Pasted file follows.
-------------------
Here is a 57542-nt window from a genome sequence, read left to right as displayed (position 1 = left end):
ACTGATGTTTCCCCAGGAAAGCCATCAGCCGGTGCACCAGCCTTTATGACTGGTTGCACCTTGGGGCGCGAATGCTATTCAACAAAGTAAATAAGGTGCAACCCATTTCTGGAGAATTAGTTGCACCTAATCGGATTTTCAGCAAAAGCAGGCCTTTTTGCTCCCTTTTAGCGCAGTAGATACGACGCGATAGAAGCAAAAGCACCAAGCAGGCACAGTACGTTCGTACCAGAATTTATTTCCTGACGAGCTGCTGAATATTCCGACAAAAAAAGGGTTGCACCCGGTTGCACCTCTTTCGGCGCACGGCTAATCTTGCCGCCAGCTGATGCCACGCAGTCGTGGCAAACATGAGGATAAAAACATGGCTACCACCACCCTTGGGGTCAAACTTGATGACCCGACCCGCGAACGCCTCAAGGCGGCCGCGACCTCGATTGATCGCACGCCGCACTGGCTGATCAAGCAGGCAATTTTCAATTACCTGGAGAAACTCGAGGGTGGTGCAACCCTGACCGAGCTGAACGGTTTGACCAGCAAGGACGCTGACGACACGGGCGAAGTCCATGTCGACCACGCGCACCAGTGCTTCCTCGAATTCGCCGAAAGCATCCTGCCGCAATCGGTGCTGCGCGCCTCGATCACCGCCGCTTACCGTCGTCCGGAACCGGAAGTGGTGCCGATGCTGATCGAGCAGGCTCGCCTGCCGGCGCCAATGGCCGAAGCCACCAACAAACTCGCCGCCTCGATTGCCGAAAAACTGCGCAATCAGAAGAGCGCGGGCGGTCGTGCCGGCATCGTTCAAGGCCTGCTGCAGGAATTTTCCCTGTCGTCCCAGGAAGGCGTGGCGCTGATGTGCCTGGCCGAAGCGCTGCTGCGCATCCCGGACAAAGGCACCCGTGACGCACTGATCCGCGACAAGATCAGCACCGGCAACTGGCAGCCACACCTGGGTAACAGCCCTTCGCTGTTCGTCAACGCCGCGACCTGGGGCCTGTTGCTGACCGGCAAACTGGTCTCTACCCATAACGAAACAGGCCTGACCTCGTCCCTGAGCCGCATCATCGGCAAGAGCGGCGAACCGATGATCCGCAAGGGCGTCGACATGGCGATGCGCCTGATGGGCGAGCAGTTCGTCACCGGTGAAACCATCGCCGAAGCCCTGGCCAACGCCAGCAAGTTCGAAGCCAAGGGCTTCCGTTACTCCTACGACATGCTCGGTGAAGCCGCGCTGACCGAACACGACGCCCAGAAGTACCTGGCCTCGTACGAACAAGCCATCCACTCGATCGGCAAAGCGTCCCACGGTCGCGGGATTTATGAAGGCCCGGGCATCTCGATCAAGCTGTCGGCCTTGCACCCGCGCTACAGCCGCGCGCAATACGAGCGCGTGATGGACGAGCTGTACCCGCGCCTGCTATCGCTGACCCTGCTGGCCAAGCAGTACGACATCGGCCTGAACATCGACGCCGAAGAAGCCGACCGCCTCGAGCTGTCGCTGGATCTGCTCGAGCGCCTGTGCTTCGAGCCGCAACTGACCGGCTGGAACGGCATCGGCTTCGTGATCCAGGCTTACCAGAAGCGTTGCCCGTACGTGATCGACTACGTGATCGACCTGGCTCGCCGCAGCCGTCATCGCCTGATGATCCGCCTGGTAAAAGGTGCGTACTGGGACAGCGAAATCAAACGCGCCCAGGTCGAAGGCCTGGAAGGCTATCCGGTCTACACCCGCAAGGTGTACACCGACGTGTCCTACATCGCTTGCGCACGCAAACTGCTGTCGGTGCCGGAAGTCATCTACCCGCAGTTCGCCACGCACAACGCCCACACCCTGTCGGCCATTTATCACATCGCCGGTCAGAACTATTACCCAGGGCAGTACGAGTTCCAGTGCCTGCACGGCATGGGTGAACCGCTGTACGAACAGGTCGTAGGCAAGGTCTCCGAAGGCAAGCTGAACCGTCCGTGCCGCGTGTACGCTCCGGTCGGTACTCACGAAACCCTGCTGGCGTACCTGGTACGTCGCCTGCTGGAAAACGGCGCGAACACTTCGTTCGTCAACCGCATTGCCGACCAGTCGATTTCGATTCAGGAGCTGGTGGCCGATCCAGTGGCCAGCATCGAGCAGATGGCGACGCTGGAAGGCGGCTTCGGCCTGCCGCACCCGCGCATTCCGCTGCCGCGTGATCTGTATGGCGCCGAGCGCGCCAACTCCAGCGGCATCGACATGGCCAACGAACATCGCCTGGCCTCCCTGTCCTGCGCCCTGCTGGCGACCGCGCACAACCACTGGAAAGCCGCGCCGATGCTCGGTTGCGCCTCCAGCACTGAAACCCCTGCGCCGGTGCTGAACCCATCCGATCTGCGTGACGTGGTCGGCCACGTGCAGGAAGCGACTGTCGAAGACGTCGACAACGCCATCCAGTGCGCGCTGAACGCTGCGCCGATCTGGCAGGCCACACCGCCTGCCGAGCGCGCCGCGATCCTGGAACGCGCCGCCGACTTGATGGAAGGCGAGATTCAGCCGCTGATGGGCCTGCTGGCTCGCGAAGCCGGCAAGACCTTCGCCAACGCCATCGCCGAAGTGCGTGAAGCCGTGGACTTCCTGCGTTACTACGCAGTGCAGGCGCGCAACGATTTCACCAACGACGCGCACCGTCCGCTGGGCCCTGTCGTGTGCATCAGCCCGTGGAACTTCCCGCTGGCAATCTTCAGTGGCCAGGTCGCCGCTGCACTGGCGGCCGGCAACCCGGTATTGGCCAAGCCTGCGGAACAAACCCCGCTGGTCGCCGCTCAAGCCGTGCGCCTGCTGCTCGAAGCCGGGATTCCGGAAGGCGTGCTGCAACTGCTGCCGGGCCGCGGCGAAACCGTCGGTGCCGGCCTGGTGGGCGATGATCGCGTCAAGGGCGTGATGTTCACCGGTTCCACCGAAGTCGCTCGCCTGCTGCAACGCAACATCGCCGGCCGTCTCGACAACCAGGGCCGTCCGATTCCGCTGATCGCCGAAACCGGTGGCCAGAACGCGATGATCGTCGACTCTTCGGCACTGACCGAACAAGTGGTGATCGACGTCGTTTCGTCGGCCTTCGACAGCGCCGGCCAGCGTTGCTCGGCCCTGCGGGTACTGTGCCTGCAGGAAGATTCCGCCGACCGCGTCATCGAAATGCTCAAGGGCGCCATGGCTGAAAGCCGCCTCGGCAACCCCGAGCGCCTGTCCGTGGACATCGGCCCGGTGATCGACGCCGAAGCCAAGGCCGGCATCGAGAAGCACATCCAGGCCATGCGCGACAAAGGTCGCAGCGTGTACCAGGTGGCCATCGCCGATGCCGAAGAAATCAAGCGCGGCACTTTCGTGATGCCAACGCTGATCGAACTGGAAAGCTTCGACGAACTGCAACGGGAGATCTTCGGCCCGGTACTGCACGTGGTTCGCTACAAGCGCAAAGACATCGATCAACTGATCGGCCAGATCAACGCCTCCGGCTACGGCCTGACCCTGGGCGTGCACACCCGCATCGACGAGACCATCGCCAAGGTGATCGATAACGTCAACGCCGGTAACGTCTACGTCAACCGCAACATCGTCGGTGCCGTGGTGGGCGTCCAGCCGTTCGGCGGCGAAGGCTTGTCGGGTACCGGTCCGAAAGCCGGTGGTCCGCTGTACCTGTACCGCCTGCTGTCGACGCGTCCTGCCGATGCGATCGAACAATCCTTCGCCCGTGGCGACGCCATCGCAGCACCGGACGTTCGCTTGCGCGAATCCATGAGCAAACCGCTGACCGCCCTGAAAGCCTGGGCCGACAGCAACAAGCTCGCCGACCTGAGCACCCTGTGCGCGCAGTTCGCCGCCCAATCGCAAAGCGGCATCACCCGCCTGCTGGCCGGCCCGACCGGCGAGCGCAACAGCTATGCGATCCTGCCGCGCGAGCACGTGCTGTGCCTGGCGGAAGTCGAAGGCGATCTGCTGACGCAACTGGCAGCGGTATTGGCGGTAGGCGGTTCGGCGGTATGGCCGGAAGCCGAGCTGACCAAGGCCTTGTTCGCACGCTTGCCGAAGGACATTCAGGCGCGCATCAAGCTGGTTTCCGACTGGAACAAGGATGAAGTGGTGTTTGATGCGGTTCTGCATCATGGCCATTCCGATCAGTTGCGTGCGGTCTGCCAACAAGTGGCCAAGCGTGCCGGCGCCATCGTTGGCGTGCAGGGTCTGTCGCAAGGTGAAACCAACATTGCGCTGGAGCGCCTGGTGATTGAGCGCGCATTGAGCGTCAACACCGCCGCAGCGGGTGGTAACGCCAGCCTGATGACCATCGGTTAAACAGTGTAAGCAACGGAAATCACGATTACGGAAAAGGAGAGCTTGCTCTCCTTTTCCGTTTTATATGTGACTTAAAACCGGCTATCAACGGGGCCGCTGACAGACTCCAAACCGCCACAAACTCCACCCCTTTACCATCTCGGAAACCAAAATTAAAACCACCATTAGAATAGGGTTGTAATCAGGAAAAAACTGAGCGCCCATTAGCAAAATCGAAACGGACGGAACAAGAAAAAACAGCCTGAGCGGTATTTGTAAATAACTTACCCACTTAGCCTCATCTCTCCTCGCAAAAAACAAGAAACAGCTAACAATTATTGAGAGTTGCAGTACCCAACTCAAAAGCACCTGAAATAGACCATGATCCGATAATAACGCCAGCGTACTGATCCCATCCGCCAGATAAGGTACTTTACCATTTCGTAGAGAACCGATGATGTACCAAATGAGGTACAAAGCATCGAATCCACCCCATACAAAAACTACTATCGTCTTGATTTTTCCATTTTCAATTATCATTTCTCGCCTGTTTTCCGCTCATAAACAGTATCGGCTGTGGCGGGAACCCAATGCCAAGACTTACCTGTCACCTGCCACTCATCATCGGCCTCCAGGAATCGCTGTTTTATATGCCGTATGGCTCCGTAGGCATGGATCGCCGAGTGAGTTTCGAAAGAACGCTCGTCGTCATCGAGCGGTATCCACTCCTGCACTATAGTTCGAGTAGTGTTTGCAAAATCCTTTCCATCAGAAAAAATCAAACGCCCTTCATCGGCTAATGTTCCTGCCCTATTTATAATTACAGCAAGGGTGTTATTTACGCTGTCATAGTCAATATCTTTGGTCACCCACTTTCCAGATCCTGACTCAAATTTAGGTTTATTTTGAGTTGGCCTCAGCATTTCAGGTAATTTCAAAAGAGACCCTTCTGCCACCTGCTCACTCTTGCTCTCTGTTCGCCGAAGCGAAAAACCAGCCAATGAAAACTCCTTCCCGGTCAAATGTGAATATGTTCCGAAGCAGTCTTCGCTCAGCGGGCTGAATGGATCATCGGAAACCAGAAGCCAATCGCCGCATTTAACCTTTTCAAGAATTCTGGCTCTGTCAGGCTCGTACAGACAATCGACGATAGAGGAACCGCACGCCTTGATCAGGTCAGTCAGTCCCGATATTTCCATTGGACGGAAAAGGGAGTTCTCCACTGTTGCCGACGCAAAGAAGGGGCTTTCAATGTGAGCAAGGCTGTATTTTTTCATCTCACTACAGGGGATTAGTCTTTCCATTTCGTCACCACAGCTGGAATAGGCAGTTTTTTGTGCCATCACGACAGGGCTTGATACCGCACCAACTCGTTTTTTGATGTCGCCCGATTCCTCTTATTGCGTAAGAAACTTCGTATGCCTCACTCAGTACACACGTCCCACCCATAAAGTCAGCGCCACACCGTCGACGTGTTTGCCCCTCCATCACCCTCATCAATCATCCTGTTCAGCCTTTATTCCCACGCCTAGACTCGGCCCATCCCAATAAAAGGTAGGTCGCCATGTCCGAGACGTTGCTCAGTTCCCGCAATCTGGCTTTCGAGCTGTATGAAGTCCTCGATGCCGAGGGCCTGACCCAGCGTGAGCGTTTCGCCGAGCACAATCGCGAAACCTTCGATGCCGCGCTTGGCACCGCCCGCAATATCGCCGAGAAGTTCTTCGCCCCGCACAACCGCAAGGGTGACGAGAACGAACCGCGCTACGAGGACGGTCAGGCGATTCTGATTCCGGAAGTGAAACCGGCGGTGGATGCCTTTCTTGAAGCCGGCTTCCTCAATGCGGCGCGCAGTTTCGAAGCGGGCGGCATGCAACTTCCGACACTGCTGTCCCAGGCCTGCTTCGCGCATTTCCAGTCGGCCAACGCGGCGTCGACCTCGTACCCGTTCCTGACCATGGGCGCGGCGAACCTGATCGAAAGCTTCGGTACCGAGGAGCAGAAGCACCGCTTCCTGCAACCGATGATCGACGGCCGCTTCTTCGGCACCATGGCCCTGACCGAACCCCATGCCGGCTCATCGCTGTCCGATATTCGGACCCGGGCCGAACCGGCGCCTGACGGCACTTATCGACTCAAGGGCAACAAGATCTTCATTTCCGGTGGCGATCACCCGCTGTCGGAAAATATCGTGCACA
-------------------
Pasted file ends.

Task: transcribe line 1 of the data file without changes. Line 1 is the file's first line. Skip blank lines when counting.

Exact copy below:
Here is a 57542-nt window from a genome sequence, read left to right as displayed (position 1 = left end):